Start by trying new experiences and meeting people that you don’t know. If you have recently moved to a city, you may only know a handful of people or no one at all. Try volunteering, visiting an art gallery opening, or joining a workout class. Another way to meet new people is through apps like Peanut (for new moms) and Meetup.  

When Dr. Tirrell De Gannes is helping clients to make friends, he challenges them to try new experiences. This is because “the association with new experiences is often attributed to the new people you meet. Often, people meet new friends through this process, but at times clients realize they have stronger friendships with the people they already communicate with than they originally believed.” 

Schedule Social Time 

If you have an already full schedule, making friends can feel overwhelming and impossible, but don’t panic. In the same way, you would arrange your workday to avoid distractions and stay focused; you can schedule your social calendar to use your time effectively. Make a concrete plan, even if it’s just going with a co-worker to pick up some lunch before eating at your desk. Combine a workout and social outing with a group yoga class and incorporate time into your daily routine to do something social, even if it’s small. 

Stop Overthinking 

Leaving your comfort zone is scary. “People tell themselves they’re “not social” or “bad at socializing.” No, you’re not. You just made yourself think that because it isn’t like how you imagine people connect. Everyone can connect, if there’s you in the world, there have to be others like you,” says Dr. Tirrell De Gannes. There are over seven billion people in the world; you can find someone to connect to. 

Try to be More Open 

Being open is kind of like an invitation to people. What you choose to share with others encourages them to come in and connect with you. While that may sound straightforward, the actual process of being open to others isn’t easy. It’s normal to hide your thoughts and feelings out of worry that someone won’t accept you. It’s up to you to decide what you share, but by being more open, you can encourage a deeper conversation and connection.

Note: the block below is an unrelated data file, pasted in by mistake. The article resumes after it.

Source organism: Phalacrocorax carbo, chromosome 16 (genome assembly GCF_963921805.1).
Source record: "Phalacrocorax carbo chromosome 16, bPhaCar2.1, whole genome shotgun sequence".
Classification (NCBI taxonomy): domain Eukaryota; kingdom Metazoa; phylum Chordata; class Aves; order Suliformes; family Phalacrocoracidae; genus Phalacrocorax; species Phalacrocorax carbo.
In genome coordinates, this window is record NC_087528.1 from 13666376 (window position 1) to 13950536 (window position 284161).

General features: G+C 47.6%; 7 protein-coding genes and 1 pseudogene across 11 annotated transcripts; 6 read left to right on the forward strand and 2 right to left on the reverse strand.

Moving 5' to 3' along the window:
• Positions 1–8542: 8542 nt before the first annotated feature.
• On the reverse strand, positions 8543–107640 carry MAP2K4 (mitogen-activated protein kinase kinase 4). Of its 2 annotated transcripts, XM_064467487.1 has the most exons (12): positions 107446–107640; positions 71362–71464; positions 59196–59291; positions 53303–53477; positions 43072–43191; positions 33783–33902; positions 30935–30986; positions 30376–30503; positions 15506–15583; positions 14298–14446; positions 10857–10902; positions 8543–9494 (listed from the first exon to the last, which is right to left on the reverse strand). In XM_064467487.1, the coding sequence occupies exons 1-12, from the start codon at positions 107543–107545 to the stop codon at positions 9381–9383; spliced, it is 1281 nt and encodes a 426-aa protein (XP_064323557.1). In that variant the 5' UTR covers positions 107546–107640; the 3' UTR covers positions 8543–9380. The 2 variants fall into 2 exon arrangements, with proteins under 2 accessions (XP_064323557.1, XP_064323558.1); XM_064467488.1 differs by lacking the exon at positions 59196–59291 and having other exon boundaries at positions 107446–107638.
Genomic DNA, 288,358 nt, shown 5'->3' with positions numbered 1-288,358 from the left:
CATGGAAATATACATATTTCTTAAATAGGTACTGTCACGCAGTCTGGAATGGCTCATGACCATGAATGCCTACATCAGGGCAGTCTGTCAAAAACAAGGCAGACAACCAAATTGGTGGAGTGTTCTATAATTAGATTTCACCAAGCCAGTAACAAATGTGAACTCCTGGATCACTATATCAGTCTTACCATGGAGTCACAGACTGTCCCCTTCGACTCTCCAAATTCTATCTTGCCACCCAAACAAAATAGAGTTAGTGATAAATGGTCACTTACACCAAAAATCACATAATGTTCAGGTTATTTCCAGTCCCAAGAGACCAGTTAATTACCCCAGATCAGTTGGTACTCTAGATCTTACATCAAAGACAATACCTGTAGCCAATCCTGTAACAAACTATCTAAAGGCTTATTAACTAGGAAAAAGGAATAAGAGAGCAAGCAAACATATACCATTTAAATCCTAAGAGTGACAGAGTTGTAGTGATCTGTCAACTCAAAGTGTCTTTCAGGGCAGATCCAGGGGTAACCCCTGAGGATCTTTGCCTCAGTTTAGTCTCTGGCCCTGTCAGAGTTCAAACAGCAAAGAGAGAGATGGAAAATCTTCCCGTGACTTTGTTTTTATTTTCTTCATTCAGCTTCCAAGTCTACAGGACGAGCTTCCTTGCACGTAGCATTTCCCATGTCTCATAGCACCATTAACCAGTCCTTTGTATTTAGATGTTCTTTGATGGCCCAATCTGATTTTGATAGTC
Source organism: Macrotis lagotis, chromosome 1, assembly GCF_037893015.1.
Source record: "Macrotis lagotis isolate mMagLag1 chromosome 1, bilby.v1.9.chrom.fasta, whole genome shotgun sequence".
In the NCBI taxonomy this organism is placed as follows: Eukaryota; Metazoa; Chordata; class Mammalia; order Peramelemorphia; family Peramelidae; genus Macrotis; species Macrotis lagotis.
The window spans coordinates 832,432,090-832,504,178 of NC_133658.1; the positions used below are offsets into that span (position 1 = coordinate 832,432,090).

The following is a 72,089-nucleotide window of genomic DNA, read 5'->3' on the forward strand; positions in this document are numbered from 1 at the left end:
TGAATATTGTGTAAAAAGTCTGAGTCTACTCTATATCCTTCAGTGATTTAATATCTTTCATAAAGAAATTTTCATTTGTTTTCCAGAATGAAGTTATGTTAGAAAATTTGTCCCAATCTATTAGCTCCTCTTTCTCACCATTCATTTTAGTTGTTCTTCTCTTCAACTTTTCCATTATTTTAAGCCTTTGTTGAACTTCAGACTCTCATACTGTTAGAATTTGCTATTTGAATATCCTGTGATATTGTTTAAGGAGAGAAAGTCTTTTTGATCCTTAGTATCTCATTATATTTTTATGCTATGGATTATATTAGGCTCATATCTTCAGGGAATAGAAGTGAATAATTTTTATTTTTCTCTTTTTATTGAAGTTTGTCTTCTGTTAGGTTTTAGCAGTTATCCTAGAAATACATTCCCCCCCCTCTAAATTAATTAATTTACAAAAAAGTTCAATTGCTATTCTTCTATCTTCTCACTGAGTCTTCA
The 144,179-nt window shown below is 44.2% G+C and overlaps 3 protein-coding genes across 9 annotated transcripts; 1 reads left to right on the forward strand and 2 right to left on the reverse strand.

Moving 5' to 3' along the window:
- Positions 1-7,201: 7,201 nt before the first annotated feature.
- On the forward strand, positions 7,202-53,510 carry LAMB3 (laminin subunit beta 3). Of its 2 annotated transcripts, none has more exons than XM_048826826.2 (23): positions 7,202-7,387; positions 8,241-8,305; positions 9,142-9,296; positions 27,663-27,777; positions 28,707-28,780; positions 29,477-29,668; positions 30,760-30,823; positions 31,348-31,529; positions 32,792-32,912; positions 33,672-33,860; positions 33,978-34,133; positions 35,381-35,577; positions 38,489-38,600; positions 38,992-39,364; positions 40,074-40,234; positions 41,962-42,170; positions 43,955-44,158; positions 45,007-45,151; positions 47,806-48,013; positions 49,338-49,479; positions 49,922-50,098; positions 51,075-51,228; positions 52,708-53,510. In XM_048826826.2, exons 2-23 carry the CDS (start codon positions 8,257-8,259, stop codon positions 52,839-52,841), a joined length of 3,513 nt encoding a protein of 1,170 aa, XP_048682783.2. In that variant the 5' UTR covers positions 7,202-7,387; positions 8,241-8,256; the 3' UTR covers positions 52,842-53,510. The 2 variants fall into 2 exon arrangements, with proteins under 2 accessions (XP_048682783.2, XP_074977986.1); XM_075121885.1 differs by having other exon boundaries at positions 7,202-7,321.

Focus Your Attention 

When meeting new people and having conversations, try to focus your attention. Truly listen to what the other person is saying and be the kind of friend you would like. Sometimes it’s easy to get caught up in your own head, so take a deep breath and try to stay present in the moment. Give yourself the opportunity to make friends. Don’t forget that compliments are great ice breakers. 

Find Something You Love 

Dr. Tirrell De Gannes suggests that you “find something you love or like to do even if no one else is around and find a public form of that. Be consistent in your attendance of events.” After initiating some contacts, keep showing up. Continuous interactions can help build a new contact into a friendship over time. If you’re not sure what you love to do, here are some ideas to try:

  • Gym 
  • Amateur sports team 
  • Wine or book club 
  • Take your dog to a park 
  • Go to bars with events 
  • Visit a music or food festival 

Whether you have moved to a new neighborhood, started a new job, or simply don’t have the time, forging new friendships can feel hard, especially after a big life transition. But social connections are important in your adult life and for creating a strong support system. 

Ready to choose your therapist?

If you find it difficult to build new relationships as an adult, speaking to a therapist can help you navigate social interactions and understand your own barriers. We can help you find a therapist near you so you can have the tools you need to make new friends. Contact one of our offices in New York, Florida, California, Minnesota, New Jersey, and Oregon, or schedule an online appointment